Tuesday, 3 April 2012

Raising the roof 1

The cutaway sections of walls and roof provide great views of the interior of the model, and for this to work, only a small part of the upper floor section remains intact - the landing, at the head of the stairs and the section at the front of the shop, under the intersecting gable roof area.

The horizontal section of the first floor ceiling was fabricated from 0.8mm thick Birch ply and stained to match all other interior wall cladding. Small sections of balsa wood were cut and glued to recreate the rafters.

The whole roof was clad, inside with 6mm wide planked cladding, whilst the outer surface was clad with plain plywood sheet to act as a substrate for the later addition of the roofing slates.

With so many windows and other apertures, it must be assumed that virtually every part of the interior will be viewable, so all surfaces were decorated and made presentable.

The outer surface of the roof however would be covered by slates, so an overall black coat of paint would be sufficient preparation.

Although I was very keen to get started on adding the roof tiles, it became clear that the exterior wall should be painted first. This is something I have been putting of for a few weeks as I didn't want the decorative finish to become damaged through repeated handling. Now seems to be the time. But first, a few little dings and flaw needed filling and some details such as the door and window arches still needed defining.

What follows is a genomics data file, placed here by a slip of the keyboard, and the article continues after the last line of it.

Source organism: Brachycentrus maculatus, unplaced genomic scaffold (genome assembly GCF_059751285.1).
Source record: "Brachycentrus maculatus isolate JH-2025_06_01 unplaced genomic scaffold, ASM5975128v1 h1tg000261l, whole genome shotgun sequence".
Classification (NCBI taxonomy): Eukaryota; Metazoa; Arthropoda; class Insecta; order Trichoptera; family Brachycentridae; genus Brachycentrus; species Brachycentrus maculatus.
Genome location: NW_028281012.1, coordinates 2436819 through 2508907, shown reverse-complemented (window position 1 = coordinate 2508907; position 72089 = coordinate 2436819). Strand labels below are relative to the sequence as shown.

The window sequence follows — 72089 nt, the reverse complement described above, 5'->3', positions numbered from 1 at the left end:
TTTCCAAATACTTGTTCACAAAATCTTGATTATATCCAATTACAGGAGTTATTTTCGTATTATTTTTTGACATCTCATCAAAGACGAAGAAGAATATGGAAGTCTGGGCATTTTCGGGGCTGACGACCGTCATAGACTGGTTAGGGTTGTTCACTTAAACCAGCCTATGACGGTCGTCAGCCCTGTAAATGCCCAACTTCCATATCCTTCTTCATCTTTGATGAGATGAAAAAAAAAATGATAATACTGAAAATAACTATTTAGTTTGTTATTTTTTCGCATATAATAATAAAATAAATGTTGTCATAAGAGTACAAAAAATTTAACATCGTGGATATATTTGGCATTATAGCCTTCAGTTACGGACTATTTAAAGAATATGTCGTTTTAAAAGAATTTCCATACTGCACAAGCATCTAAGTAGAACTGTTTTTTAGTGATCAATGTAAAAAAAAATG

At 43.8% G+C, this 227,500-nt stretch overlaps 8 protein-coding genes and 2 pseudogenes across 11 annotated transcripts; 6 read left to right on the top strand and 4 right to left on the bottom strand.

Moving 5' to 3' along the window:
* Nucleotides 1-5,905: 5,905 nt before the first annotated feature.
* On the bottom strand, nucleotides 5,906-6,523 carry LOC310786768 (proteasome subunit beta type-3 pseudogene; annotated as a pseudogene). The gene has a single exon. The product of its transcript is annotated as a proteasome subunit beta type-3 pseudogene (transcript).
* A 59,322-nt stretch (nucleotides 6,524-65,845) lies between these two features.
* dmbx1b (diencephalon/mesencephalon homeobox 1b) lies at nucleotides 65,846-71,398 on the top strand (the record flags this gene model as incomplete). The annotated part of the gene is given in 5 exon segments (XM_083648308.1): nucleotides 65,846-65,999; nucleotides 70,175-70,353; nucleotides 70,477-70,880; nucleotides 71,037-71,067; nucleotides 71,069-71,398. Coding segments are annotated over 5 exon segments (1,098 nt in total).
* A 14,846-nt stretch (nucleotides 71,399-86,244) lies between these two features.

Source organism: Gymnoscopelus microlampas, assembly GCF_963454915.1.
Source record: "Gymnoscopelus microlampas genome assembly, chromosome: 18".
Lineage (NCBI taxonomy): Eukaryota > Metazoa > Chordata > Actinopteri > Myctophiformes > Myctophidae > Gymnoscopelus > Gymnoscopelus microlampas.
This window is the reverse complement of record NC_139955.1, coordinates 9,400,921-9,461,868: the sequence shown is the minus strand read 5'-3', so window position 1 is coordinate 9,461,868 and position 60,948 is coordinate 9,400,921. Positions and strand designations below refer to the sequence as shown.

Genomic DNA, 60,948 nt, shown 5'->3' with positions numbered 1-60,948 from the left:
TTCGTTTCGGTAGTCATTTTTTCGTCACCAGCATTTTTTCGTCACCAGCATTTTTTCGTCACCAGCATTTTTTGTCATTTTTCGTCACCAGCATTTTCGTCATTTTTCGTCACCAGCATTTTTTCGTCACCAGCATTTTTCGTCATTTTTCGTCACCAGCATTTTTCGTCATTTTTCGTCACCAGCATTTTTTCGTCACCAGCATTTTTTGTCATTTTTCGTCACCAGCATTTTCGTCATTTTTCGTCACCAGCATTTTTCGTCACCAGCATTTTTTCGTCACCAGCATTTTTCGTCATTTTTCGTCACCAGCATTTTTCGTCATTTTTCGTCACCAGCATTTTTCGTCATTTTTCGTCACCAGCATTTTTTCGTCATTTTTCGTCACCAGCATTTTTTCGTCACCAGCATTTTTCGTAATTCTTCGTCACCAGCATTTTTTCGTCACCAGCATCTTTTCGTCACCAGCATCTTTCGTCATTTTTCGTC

After the brick textures were completed, the barge boards were fabricated from white HIPS plastic strip sheet material and we were ready to start fixing the slates.

A4 sheets of 0.5mm thick black HIPS plastic sheets were cut into strips and then partially cut into individual slate shapes. A certain amount on distressing was applied to the edges to replicate the texture of natural slate. When fixed in alternate overlapping layers the effect becomes quite realistic.

The rear face of the roof is just one, plain overall area and was fairly straightforward to clad in plastic slates.

The main part of the roof featuring the intersecting gables is another issue. At the intersections, it is necessary to introduce lead flashing to form watertight valleys. This was achieve with real 0.5mm thick lead, a specialist material supplied by 4D Model shop in London. This material is so flexible that is will form around all sorts of shapes and angles.

1 comment:

  1. Hello,
    The roofing model which one you posted is good and also helping to other create like that in them projetct.